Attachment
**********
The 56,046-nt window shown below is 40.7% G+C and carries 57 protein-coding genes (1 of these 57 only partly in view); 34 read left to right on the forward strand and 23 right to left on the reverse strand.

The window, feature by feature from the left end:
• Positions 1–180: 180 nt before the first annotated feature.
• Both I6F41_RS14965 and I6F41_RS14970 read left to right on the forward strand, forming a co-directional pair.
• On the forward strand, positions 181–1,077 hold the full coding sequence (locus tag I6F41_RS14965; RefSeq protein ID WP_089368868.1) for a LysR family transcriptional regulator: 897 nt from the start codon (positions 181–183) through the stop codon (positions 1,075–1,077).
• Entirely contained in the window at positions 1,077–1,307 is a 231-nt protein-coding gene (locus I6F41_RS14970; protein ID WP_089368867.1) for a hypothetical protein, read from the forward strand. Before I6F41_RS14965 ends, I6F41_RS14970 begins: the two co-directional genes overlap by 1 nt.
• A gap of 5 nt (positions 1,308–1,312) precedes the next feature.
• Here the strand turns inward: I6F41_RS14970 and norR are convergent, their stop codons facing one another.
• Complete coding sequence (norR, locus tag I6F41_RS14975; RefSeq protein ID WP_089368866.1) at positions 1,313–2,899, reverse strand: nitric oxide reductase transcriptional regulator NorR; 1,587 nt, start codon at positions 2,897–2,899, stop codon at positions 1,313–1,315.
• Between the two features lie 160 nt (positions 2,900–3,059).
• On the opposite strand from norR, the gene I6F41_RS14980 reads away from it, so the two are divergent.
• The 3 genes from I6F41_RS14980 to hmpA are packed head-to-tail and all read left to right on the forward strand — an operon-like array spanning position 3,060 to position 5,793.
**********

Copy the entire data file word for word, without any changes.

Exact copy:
The 56,046-nt window shown below is 40.7% G+C and carries 57 protein-coding genes (1 of these 57 only partly in view); 34 read left to right on the forward strand and 23 right to left on the reverse strand.

The window, feature by feature from the left end:
• Positions 1–180: 180 nt before the first annotated feature.
• Both I6F41_RS14965 and I6F41_RS14970 read left to right on the forward strand, forming a co-directional pair.
• On the forward strand, positions 181–1,077 hold the full coding sequence (locus tag I6F41_RS14965; RefSeq protein ID WP_089368868.1) for a LysR family transcriptional regulator: 897 nt from the start codon (positions 181–183) through the stop codon (positions 1,075–1,077).
• Entirely contained in the window at positions 1,077–1,307 is a 231-nt protein-coding gene (locus I6F41_RS14970; protein ID WP_089368867.1) for a hypothetical protein, read from the forward strand. Before I6F41_RS14965 ends, I6F41_RS14970 begins: the two co-directional genes overlap by 1 nt.
• A gap of 5 nt (positions 1,308–1,312) precedes the next feature.
• Here the strand turns inward: I6F41_RS14970 and norR are convergent, their stop codons facing one another.
• Complete coding sequence (norR, locus tag I6F41_RS14975; RefSeq protein ID WP_089368866.1) at positions 1,313–2,899, reverse strand: nitric oxide reductase transcriptional regulator NorR; 1,587 nt, start codon at positions 2,897–2,899, stop codon at positions 1,313–1,315.
• Between the two features lie 160 nt (positions 2,900–3,059).
• On the opposite strand from norR, the gene I6F41_RS14980 reads away from it, so the two are divergent.
• The 3 genes from I6F41_RS14980 to hmpA are packed head-to-tail and all read left to right on the forward strand — an operon-like array spanning position 3,060 to position 5,793.